Low-Income Single Mothers Disconnected from Work and Public Assistance




Low-Income Single Mothers Disconnected From Work and Public Assistance

By: ASPE Staff

March 1, 2011

This ASPE Research Brief presents information on trends in the rate of being disconnected from both work and public assistance, and the characteristics of the disconnected group compared to all low-income single mothers. The data are from a project examining the characteristics and experiences of low-income single mothers who are not working or receiving public assistance. The project is being conducted by the Urban Institute.

This Research Brief is available on the Internet at:http://aspe.hhs.gov/hsp/11/SingleMothers/rb.shtml

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Since the passage of the Personal Responsibility and Work Opportunity Reconciliation Act in 1996, many former welfare recipients have entered the workforce.  At the same time, researchers also have identified increases in the segment of the population that is not receiving government benefits such as Temporary Assistance for Needy Families (TANF) or Supplemental Security Income (SSI), and also is not working  often called disconnected.

There has been increased focus among researchers and policy makers on disconnected single mothers, in part due to concern that current programs may not be serving certain groups well.[1]  Studies have indicated that disconnected single mothers may be more likely to have serious barriers to sustained work, such as low education, mental health problems, or responsibilities for caring for disabled family members.

The Office of the Assistant Secretary for Planning and Evaluation (ASPE) contracted with the Urban Institute to learn more about low-income single mothers who are not working or receiving public assistance.  The study, which currently is on-going, is examining the size and characteristics of the disconnected population, how low-income single mothers are doing economically, to what extent women move in and out of disconnectedness, and the factors associated with movements into and out of the disconnected state.

This brief presents information on trends in the disconnected over time and characteristics of the disconnected group compared to all low-income single mothers.  Information on the other research questions will be disseminated when it becomes available.

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Data and Population

This brief examines low-income single mothers who are disconnected from both work and public assistance.  We use data from the Survey of Income and Program Participation (1996, 2001, and 2004 panels, and the first three waves of the 2008 panel).  We did not include earlier SIPP panels due to changes between the 1993 and 1996 panels that make results difficult to compare.

For purposes of this study, single mothers are unmarried women with at least one child under age 18 living with them.  Single mothers could have cohabiting partners, and income of cohabiting partners or of other adults is included in measures of household income, but not in measures of family income.  We define low-income as family income below twice the federal poverty line.  In addition, we define a single mother as disconnected if she is not in school, has no family earnings, and receives no benefits from the Temporary Assistance for Needy Families (TANF) or Supplemental Security Income (SSI) programs, for a period of four months preceding an interview.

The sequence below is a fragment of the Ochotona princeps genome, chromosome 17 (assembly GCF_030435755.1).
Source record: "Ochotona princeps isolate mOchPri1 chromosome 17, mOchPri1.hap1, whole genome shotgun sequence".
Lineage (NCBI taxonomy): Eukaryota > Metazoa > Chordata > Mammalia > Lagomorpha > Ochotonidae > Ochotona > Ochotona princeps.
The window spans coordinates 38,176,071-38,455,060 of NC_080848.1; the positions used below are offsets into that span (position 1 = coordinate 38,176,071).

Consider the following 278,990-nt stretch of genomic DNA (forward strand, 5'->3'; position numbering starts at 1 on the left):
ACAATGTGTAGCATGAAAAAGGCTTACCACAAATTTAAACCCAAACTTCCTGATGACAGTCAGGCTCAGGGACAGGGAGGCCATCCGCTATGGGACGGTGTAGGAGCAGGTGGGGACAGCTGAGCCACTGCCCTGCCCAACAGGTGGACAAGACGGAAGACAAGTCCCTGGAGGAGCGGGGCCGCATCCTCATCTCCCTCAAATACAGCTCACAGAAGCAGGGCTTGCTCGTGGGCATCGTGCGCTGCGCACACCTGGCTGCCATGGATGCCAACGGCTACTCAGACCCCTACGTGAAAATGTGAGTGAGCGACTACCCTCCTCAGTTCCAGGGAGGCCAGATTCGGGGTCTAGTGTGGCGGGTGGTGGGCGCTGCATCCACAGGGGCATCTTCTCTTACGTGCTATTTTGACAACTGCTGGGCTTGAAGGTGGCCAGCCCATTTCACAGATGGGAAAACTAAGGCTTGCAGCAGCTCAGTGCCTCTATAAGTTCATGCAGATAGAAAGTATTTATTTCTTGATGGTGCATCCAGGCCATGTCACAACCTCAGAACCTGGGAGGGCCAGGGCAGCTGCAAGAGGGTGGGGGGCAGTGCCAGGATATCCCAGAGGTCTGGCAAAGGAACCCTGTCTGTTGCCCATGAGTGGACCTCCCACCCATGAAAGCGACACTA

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The rate of being disconnected has increased over the last decade: about one in eight low-income single mothers was disconnected in 1996 and 1997, but about one in five was disconnected in the period from 2004 to 2008 (Figure 1).

Figure 1.Percentage disconnected among low-income single mothers age 18-54 (4-month moving average)

Figure 1. Percentage disconnected among low-income single mothers age 18-54 (4-month moving average) See text for explanation. See LONGDESC for data.LD

Source:  Calculations from 1996, 2001, 2004 and 2008 SIPP data conducted by the Urban Institute. The year 2000 was a gap year with no multi-year longitudinal SIPP panel data available. Since the 2008 SIPP panel started in May 2008, the first four-month moving average data is available in August 2008.

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Characteristics of Disconnected Single Mothers

Characteristics of disconnected and all low-income single mothers are presented in Table 1.  Characteristics and household structure information are based on point-in-time data collected for the second wave of the SIPP panel.

Family Characteristics

In 2008, over half of disconnected single mothers (59.3%) lived with other adults who were connected.  This percentage was higher than for all low-income single mothers (51.4%).  One-third (32.9%) lived with a cohabiting partner, which is higher than all low-income single mothers (23.9%).  Roughly another third (32.2%) of disconnected mothers lived without any other adults.  A higher percentage of disconnected mothers had a child under five (42.9%), compared to all low-income single mothers.  These differences also existed in the 2004 data.

Individual Characteristics